2019 can be roughly divided into two market regimes. There were periods of high volatility and market choppiness, notably in June, August, and early October. Then, there were the stretches of low and falling volatility – January through May and mid-October through the end of the year.
It certainly seemed like January of 2020 was setting up to be a part of the low volatility market regime. After all, there really wasn’t much in the way of bad news on the horizon. Interest rates are set to be ultra-low for the foreseeable future. Progress was being made in the trade war with China. And, the U.S. economy was generally looking resilient.
Of course, if the market was easy to predict, there would be no reason to trade (because every move would be priced into all assets already). Part of being an effective trader is knowing that anything can happen at any time. That’s why hedging and risk management occurs.
Sure enough, 2020 has already provided a big surprise with the U.S. killing a key Iranian official. It looks to be the start of much more severe tensions in the Middle East. Military conflict of any kind adds uncertainty to the global financial markets. It’s especially true when the potential war zone is a major producer of the world’s oil supply.
After the Iranian news hit, the price of oil shot up, and stocks fell… but not as much as you’d think. There’s a lot of investors who are bullish right now. Apparently, it’s going to take a lot more than the threat of war with Iran to cause something akin to a correction.
That’s not to say there’s nothing to worry about. If the situation escalates, market participants could change their tunes. There is definitely risk in the market right now, like always, just not as much as you’d think given the media headlines.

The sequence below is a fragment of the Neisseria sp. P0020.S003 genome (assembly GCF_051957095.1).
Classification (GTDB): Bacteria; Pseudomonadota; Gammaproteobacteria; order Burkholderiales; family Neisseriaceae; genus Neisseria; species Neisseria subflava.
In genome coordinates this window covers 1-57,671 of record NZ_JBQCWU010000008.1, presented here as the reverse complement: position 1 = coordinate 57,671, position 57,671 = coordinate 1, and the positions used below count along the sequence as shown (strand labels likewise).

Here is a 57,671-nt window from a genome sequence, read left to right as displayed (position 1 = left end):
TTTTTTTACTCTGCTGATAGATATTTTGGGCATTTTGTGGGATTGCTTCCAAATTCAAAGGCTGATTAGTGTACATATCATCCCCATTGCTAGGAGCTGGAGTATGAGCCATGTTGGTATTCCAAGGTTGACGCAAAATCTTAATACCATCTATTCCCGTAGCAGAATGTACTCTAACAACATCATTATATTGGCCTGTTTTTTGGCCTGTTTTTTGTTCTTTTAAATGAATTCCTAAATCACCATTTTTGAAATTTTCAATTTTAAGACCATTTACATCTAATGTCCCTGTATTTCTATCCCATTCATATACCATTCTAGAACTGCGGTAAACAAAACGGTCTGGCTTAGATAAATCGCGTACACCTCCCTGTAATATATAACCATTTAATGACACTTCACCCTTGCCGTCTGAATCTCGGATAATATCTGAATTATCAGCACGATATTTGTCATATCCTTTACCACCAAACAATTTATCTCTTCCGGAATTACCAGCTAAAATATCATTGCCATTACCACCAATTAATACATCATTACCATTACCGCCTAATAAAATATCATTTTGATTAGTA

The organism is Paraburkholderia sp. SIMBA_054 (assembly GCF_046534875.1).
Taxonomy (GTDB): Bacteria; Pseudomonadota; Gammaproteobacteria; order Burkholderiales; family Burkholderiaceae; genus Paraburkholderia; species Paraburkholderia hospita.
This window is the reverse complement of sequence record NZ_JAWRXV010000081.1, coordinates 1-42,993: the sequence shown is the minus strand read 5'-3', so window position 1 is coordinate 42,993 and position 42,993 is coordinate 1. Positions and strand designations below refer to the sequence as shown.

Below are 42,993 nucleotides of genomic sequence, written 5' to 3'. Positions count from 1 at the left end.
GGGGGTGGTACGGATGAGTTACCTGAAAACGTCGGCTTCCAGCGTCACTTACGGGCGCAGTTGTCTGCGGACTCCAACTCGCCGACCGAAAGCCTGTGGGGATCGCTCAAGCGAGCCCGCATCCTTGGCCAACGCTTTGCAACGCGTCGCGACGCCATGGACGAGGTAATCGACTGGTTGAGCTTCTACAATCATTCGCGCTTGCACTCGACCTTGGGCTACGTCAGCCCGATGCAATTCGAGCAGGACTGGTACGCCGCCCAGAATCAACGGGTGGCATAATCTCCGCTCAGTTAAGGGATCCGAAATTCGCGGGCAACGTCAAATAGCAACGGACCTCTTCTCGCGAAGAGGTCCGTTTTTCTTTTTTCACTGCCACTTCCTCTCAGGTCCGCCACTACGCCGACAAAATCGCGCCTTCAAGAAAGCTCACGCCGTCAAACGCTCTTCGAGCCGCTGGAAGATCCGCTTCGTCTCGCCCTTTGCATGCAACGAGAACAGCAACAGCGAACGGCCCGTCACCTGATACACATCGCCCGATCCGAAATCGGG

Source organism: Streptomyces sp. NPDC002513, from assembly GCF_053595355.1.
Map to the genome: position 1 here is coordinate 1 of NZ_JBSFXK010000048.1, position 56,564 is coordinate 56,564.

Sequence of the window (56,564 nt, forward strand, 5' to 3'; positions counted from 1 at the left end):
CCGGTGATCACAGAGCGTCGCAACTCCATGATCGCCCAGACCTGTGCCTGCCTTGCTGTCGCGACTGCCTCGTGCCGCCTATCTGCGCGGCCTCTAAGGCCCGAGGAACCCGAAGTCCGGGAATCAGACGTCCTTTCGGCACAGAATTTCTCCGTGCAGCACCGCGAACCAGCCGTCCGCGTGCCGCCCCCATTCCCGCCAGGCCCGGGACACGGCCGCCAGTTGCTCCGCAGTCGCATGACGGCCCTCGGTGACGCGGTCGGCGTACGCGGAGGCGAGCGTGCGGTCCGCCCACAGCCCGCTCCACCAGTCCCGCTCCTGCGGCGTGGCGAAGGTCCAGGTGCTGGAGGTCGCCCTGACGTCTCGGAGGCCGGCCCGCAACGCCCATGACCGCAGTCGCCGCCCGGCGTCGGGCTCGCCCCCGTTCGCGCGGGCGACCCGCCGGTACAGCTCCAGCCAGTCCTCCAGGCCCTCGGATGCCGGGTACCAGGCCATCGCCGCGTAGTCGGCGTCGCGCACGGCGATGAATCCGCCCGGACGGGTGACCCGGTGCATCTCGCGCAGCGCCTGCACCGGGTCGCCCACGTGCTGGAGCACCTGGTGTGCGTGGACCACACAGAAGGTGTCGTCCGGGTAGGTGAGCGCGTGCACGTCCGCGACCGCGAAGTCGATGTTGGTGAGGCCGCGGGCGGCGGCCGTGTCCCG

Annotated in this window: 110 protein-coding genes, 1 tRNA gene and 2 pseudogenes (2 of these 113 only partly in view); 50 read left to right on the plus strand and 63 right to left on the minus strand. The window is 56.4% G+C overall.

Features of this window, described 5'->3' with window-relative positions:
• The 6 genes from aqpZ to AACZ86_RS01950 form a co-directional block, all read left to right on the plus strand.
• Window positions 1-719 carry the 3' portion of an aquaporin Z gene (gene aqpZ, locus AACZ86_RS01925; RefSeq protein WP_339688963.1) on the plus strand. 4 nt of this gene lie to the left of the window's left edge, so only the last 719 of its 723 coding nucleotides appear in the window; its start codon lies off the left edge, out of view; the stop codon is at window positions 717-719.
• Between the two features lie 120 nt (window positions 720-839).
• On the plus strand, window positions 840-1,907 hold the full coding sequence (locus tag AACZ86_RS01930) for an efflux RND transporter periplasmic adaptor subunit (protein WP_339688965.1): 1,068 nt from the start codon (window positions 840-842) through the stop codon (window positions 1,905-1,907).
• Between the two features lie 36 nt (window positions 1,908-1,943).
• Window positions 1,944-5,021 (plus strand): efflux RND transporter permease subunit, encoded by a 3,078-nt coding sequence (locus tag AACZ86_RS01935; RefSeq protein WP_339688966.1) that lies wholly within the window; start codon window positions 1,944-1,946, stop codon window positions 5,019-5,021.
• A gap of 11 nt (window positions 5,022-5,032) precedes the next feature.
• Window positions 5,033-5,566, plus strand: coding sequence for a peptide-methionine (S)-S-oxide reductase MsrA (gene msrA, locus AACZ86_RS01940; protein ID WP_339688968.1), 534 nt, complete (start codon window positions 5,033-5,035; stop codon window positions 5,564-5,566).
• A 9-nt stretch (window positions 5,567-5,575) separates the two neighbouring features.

A massive options trade I came across this week basically supports this view. It’s bearish on volatility, but only to a certain extent. The trade occurred in iPath S&P 500 VIX Short-Term Futures ETN (VXX). VXX is one of the most popular methods for trading short-term volatility.
A well-capitalized trader put on a trade called a put frontspread or put ratio spread. This is a put spread where more puts are sold than purchased. In this case, the trader bought the February 21st 14 puts while selling double the 13 puts in the same expiration (with VXX at $15.22).
Here’s what is interesting…
The trade was made for even money. That is, selling twice the 13 puts canceled out the premium paid for the 14 puts. The trade was executed 16,200 by 32,400 times, meaning the zeroed-out premium was over $1.4 million.
By paying nothing in premium, the trader doesn’t lose any premium if VXX stays elevated above $14 by February expiration. Anything between $14 and $13 is profitable, with the max gain at $13 ($1.4 million). The risk in this trade is if VXX drops below $13. There’s no protection from $13 to $0 for the position.
I like this trade because it costs nothing, and there’s a decent gain potential if volatility continues to fall. However, having uncovered risk below $13 is risky, especially if/when VXX goes through a reverse split. Basically, this isn’t the sort of trade you want to do at home. (Besides, margin requirements would be prohibitive for most traders.)
However, just doing a normal put spread (buying 14 puts, selling 13 puts 1 to 1) for February is a reasonable alternative if you believe VXX is going lower. It won’t cost all that much, and you can double your money if volatility fizzles out in the coming weeks.
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